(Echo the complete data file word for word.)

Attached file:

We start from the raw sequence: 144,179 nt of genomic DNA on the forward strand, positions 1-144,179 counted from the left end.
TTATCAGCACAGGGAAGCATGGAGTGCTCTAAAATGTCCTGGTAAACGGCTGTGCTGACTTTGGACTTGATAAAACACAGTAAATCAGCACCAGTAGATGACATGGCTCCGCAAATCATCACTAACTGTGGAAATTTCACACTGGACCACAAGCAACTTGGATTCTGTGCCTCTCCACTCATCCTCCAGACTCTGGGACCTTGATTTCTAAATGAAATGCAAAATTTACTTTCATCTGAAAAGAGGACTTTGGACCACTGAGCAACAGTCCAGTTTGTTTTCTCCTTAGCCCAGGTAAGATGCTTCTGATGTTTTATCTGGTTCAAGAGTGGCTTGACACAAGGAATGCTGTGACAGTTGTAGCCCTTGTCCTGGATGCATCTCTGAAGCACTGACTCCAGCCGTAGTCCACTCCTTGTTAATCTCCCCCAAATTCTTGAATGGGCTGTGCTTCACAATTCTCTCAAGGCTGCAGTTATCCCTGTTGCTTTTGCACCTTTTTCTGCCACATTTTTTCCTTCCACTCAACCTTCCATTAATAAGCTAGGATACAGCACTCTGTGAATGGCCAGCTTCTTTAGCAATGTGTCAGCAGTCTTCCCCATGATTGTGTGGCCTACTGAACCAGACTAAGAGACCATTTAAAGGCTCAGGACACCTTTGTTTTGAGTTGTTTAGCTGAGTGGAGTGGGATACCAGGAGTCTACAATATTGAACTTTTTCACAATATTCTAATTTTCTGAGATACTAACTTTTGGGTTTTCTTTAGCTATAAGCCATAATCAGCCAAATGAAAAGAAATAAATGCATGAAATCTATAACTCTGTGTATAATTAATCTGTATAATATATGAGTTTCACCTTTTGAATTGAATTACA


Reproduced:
We start from the raw sequence: 144,179 nt of genomic DNA on the forward strand, positions 1-144,179 counted from the left end.
TTATCAGCACAGGGAAGCATGGAGTGCTCTAAAATGTCCTGGTAAACGGCTGTGCTGACTTTGGACTTGATAAAACACAGTAAATCAGCACCAGTAGATGACATGGCTCCGCAAATCATCACTAACTGTGGAAATTTCACACTGGACCACAAGCAACTTGGATTCTGTGCCTCTCCACTCATCCTCCAGACTCTGGGACCTTGATTTCTAAATGAAATGCAAAATTTACTTTCATCTGAAAAGAGGACTTTGGACCACTGAGCAACAGTCCAGTTTGTTTTCTCCTTAGCCCAGGTAAGATGCTTCTGATGTTTTATCTGGTTCAAGAGTGGCTTGACACAAGGAATGCTGTGACAGTTGTAGCCCTTGTCCTGGATGCATCTCTGAAGCACTGACTCCAGCCGTAGTCCACTCCTTGTTAATCTCCCCCAAATTCTTGAATGGGCTGTGCTTCACAATTCTCTCAAGGCTGCAGTTATCCCTGTTGCTTTTGCACCTTTTTCTGCCACATTTTTTCCTTCCACTCAACCTTCCATTAATAAGCTAGGATACAGCACTCTGTGAATGGCCAGCTTCTTTAGCAATGTGTCAGCAGTCTTCCCCATGATTGTGTGGCCTACTGAACCAGACTAAGAGACCATTTAAAGGCTCAGGACACCTTTGTTTTGAGTTGTTTAGCTGAGTGGAGTGGGATACCAGGAGTCTACAATATTGAACTTTTTCACAATATTCTAATTTTCTGAGATACTAACTTTTGGGTTTTCTTTAGCTATAAGCCATAATCAGCCAAATGAAAAGAAATAAATGCATGAAATCTATAACTCTGTGTATAATTAATCTGTATAATATATGAGTTTCACCTTTTGAATTGAATTACA